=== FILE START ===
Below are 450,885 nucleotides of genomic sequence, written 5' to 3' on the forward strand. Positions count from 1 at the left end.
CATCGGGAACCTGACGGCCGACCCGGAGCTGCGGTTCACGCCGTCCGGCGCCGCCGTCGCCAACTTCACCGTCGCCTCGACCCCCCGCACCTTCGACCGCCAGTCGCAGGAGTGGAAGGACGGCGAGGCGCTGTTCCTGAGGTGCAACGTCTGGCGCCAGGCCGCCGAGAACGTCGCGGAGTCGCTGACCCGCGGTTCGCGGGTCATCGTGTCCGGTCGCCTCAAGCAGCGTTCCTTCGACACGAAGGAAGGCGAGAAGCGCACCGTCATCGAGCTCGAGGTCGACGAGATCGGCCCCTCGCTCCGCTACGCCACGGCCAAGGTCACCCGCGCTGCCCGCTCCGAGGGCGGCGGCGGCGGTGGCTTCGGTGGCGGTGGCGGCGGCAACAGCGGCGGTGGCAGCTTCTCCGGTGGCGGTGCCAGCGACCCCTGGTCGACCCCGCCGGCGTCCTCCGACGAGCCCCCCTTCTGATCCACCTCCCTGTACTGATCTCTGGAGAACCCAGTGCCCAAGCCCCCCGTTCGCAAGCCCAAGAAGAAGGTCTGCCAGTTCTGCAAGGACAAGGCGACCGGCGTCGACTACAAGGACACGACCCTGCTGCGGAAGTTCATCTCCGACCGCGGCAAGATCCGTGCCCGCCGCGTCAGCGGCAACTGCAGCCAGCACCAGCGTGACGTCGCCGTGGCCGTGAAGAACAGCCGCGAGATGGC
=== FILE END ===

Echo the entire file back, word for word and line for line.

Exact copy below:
Below are 450,885 nucleotides of genomic sequence, written 5' to 3' on the forward strand. Positions count from 1 at the left end.
CATCGGGAACCTGACGGCCGACCCGGAGCTGCGGTTCACGCCGTCCGGCGCCGCCGTCGCCAACTTCACCGTCGCCTCGACCCCCCGCACCTTCGACCGCCAGTCGCAGGAGTGGAAGGACGGCGAGGCGCTGTTCCTGAGGTGCAACGTCTGGCGCCAGGCCGCCGAGAACGTCGCGGAGTCGCTGACCCGCGGTTCGCGGGTCATCGTGTCCGGTCGCCTCAAGCAGCGTTCCTTCGACACGAAGGAAGGCGAGAAGCGCACCGTCATCGAGCTCGAGGTCGACGAGATCGGCCCCTCGCTCCGCTACGCCACGGCCAAGGTCACCCGCGCTGCCCGCTCCGAGGGCGGCGGCGGCGGTGGCTTCGGTGGCGGTGGCGGCGGCAACAGCGGCGGTGGCAGCTTCTCCGGTGGCGGTGCCAGCGACCCCTGGTCGACCCCGCCGGCGTCCTCCGACGAGCCCCCCTTCTGATCCACCTCCCTGTACTGATCTCTGGAGAACCCAGTGCCCAAGCCCCCCGTTCGCAAGCCCAAGAAGAAGGTCTGCCAGTTCTGCAAGGACAAGGCGACCGGCGTCGACTACAAGGACACGACCCTGCTGCGGAAGTTCATCTCCGACCGCGGCAAGATCCGTGCCCGCCGCGTCAGCGGCAACTGCAGCCAGCACCAGCGTGACGTCGCCGTGGCCGTGAAGAACAGCCGCGAGATGGC